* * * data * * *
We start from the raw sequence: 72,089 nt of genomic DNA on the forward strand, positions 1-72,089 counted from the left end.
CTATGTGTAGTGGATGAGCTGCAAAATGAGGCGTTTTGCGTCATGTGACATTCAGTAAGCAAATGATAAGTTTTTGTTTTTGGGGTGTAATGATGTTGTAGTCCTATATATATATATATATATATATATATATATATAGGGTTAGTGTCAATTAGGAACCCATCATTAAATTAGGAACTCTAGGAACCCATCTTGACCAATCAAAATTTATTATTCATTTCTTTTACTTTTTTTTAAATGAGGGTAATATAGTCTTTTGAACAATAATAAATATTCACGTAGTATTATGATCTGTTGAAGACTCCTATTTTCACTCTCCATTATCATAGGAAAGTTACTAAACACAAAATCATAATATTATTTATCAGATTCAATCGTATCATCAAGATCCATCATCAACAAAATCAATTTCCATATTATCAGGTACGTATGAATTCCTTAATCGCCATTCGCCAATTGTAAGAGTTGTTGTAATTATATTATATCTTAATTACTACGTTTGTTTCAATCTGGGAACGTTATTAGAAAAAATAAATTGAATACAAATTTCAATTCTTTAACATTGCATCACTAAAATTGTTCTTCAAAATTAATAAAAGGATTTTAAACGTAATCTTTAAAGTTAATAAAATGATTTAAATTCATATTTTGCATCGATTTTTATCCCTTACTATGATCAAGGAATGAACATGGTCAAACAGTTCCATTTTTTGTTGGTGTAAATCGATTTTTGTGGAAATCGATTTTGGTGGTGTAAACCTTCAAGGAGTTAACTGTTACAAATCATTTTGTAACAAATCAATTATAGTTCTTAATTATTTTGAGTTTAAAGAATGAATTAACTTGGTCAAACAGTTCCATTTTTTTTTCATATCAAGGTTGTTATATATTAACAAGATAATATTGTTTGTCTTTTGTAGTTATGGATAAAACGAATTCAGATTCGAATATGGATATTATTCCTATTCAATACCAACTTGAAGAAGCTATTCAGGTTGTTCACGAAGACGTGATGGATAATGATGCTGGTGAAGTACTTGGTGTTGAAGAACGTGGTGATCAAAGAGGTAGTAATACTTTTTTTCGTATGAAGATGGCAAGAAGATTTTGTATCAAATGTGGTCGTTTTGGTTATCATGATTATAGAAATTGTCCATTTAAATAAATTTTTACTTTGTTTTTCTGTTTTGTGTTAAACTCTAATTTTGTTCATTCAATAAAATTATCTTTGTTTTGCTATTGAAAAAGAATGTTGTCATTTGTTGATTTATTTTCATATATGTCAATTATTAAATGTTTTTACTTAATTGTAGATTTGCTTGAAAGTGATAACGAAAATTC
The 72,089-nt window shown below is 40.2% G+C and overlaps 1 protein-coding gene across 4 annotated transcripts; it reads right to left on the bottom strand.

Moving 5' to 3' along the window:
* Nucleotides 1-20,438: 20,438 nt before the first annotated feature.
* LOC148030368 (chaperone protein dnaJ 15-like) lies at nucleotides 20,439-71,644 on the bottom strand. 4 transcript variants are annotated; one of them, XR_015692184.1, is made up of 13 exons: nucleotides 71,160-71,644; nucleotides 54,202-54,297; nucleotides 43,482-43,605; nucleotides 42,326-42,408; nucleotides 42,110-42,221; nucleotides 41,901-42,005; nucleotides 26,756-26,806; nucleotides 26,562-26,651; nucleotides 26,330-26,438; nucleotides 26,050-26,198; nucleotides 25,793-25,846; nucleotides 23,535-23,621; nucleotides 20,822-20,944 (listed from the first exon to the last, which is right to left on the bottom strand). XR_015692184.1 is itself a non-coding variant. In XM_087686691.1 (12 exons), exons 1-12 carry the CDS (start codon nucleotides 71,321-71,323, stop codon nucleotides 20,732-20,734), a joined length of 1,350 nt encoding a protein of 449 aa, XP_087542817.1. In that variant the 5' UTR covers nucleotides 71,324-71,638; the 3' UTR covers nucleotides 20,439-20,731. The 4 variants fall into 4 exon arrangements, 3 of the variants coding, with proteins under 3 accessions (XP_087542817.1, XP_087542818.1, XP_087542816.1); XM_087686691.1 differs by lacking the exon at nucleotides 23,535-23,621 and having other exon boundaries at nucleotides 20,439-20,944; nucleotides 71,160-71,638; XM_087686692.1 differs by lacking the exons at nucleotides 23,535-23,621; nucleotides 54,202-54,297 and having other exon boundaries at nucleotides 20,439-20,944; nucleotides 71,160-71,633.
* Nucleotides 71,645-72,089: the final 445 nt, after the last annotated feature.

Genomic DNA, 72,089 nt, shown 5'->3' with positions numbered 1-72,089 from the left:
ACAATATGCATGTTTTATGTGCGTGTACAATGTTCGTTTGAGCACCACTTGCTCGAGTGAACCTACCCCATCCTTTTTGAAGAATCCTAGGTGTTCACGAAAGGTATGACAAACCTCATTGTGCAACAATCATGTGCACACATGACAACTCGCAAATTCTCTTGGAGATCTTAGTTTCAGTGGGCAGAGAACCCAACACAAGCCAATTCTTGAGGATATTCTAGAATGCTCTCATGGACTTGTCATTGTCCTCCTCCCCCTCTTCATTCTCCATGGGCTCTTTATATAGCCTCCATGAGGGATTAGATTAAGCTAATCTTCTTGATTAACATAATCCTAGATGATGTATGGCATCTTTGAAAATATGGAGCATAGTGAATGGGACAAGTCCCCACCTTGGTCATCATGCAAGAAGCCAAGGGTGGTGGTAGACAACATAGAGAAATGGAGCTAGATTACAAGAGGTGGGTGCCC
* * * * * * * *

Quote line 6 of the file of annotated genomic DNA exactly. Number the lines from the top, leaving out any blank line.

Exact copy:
* LOC148030368 (chaperone protein dnaJ 15-like) lies at nucleotides 20,439-71,644 on the bottom strand. 4 transcript variants are annotated; one of them, XR_015692184.1, is made up of 13 exons: nucleotides 71,160-71,644; nucleotides 54,202-54,297; nucleotides 43,482-43,605; nucleotides 42,326-42,408; nucleotides 42,110-42,221; nucleotides 41,901-42,005; nucleotides 26,756-26,806; nucleotides 26,562-26,651; nucleotides 26,330-26,438; nucleotides 26,050-26,198; nucleotides 25,793-25,846; nucleotides 23,535-23,621; nucleotides 20,822-20,944 (listed from the first exon to the last, which is right to left on the bottom strand). XR_015692184.1 is itself a non-coding variant. In XM_087686691.1 (12 exons), exons 1-12 carry the CDS (start codon nucleotides 71,321-71,323, stop codon nucleotides 20,732-20,734), a joined length of 1,350 nt encoding a protein of 449 aa, XP_087542817.1. In that variant the 5' UTR covers nucleotides 71,324-71,638; the 3' UTR covers nucleotides 20,439-20,731. The 4 variants fall into 4 exon arrangements, 3 of the variants coding, with proteins under 3 accessions (XP_087542817.1, XP_087542818.1, XP_087542816.1); XM_087686691.1 differs by lacking the exon at nucleotides 23,535-23,621 and having other exon boundaries at nucleotides 20,439-20,944; nucleotides 71,160-71,638; XM_087686692.1 differs by lacking the exons at nucleotides 23,535-23,621; nucleotides 54,202-54,297 and having other exon boundaries at nucleotides 20,439-20,944; nucleotides 71,160-71,633.